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Childhood Nutrition and Income Status Effects on Health and Economic Outcomes

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Item Summary

Title: Childhood Nutrition and Income Status Effects on Health and Economic Outcomes
Authors: Wang, Huixia
Issue Date: May 2016
Publisher: [Honolulu] : [University of Hawaii at Manoa], [May 2016]
Abstract: This dissertation, “Childhood Nutrition and Income Status Effects on Health and Economic Outcomes”, estimates the effects of childhood nutrition and family income on an adult’s health and social economic status. The relevance of my work lies in the fact that the future rests on today’s children, i.e. evidence shows that intergenerational disparity in health and economic outcomes among adults are reflective of what happened early in their lives. Hence, there is a real need to understand childhood intervention policies or affirmative actions that may affect future economic well-being.
The first chapter in my dissertation investigates the long-term effects of the Special Supplemental Nutrition Program for Women, Infants, and Children (WIC) program by ex- amining the adults who had exposure to the program when they were children. Using the difference-in-differences methodology and exploiting the timing of the introduction of the WIC program in the US, our results suggest that children of low-income families who were exposed to the WIC program end up as adults who were healthier and more economically stable. In particular, exposed individuals have 6 percent less probability of having cancer and 0.4 less of number of ADL. In addition, our results suggest that individuals with expo- sure of WIC are more likely to be employed and above the census poverty line. Moreover, full exposure to WIC program also reduces the chance of having mental problems and feel- ing depressed. Males show larger beneficial effects for both physical health outcomes and mental health outcomes. These findings suggest that WIC has long lasting beneficial effects for low-income families.
The second chapter contributes to the growing body of research that measures the effects of health shocks, both during childhood and in-utero, in developing countries. Our paper looks the Great Chinese famine from 1959 to 1961. Using CHARLS 2011 wave, we mea- sure a large quantity of health indicators such as biomarkers, functional limitations, chronic diseases, physical disabilities, etc., and economic outcomes such as house price, house char- acteristics, durable goods price, etc. We find that people who were exposed to the Great Chinese Famine in early childhood show negative effects in later life health and economic performance. Female suffers more than men and rural-born individuals generally have worse adult health and economic performance than their urban-born counterparts.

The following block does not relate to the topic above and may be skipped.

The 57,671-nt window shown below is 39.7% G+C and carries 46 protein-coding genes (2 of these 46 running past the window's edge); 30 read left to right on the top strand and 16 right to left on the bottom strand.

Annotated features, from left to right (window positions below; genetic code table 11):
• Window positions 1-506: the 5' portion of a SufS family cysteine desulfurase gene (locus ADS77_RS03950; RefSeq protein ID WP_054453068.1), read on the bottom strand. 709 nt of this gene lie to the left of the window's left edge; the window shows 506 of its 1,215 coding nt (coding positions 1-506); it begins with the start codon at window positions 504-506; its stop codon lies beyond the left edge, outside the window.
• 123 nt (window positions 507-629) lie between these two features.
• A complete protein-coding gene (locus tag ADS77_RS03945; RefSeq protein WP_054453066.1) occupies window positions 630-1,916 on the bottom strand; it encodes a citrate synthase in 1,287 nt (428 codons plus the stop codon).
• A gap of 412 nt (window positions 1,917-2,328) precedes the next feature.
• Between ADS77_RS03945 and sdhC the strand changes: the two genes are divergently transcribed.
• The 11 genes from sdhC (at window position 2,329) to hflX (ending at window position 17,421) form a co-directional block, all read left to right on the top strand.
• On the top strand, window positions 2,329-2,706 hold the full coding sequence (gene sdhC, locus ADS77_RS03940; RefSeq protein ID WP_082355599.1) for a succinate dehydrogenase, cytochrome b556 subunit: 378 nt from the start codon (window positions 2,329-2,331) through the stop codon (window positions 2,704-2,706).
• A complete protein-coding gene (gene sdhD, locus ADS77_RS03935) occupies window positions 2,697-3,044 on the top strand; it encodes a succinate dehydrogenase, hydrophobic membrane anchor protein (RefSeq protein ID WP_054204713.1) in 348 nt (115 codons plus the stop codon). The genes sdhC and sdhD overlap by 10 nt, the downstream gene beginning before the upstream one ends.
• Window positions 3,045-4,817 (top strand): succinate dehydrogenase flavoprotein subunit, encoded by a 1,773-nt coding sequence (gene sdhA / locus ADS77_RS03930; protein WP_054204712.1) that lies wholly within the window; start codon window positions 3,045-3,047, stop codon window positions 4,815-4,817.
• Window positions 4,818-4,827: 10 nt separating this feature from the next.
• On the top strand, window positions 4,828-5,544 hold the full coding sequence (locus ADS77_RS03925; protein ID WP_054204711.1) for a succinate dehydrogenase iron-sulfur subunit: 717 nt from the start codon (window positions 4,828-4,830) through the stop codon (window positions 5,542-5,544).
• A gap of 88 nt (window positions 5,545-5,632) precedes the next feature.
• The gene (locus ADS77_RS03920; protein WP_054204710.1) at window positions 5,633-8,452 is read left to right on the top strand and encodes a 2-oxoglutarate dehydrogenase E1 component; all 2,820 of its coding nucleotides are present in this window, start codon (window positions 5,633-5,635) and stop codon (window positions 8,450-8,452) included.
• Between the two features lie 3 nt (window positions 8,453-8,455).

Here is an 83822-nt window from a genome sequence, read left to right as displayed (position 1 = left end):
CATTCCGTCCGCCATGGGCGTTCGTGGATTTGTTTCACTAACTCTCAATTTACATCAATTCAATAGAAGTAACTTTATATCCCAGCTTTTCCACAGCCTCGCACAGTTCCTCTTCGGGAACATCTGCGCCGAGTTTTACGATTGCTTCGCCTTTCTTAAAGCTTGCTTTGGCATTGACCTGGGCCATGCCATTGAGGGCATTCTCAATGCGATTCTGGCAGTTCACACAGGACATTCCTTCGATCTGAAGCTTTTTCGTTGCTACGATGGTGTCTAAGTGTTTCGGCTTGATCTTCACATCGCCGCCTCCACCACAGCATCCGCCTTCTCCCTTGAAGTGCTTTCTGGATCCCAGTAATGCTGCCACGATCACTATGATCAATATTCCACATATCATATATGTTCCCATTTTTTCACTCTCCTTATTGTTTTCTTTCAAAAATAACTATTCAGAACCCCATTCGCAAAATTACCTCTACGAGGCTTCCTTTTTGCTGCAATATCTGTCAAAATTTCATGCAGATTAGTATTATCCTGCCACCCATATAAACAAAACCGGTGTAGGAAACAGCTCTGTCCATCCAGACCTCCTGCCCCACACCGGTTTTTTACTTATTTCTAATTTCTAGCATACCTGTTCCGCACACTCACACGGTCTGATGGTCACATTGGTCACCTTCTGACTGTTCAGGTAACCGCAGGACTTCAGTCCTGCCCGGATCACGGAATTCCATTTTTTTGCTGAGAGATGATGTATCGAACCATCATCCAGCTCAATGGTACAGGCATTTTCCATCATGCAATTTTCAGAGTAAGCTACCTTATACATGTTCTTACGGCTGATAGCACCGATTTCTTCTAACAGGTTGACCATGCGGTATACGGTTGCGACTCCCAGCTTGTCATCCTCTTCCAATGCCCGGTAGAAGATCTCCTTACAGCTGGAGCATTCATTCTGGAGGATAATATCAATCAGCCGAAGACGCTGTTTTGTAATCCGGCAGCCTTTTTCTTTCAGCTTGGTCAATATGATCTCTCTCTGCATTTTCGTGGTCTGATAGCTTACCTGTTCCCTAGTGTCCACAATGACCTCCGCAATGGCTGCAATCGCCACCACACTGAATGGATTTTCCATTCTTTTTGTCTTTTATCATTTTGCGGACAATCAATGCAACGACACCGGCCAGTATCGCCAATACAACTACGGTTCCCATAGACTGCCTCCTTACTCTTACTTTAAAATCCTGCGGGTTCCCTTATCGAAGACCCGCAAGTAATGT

The third chapter in my dissertation, “Do macroeconomic conditions affect your health? Evidence from China”, examines the effect of the macroeconomic conditions in China from 1987 to 2011 on mortality. This paper is the first to examine the effect of the macroeconomic conditions on mortality in China from 1987 to 2011. Using unemployment rate to proxy for macroeconomic conditions in China, we find that although unemployment does not affect total mortality rate from 1987 to 2011, mortality rate is strongly pro-cyclical from 1987 to 1997. In particular, one percentage point increase in unemployment rate leads to 1.6 percentage point deduction in total mortality rate. Using the 1997 population as baseline, this implies a reduction of 125,550 fatalities. Moreover, by examining this relationship separately within highly developed and developing regions in China, we find a negative relationship between unemployment and mortality rates before 1998 for developing regions, i.e. one percentage point increase of the unemployment rate decreases the mortality rate by 2.1 percentage points. Moreover, one percentage point rise in the unemployment rate reduces the mortality rate by 2.7 percentage points in the highly developed regions in 1998-2011.
Description: Ph.D. University of Hawaii at Manoa 2016.
Includes bibliographical references.
URI/DOI: http://hdl.handle.net/10125/51426
Appears in Collections:Ph.D. - Economics


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